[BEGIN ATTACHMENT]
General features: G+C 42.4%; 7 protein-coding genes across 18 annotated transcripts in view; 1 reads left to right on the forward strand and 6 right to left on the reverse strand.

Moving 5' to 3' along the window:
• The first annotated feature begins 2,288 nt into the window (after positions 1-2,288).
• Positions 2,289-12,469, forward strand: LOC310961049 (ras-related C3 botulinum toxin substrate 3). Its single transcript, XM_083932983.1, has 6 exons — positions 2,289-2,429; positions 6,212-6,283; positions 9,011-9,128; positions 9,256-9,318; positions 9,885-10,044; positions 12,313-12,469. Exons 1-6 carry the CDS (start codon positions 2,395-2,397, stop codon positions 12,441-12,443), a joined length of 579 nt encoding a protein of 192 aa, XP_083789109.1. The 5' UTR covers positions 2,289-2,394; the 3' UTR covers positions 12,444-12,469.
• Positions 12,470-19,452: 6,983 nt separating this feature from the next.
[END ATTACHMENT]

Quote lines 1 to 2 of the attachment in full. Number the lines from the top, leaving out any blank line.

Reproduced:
General features: G+C 42.4%; 7 protein-coding genes across 18 annotated transcripts in view; 1 reads left to right on the forward strand and 6 right to left on the reverse strand.

Moving 5' to 3' along the window: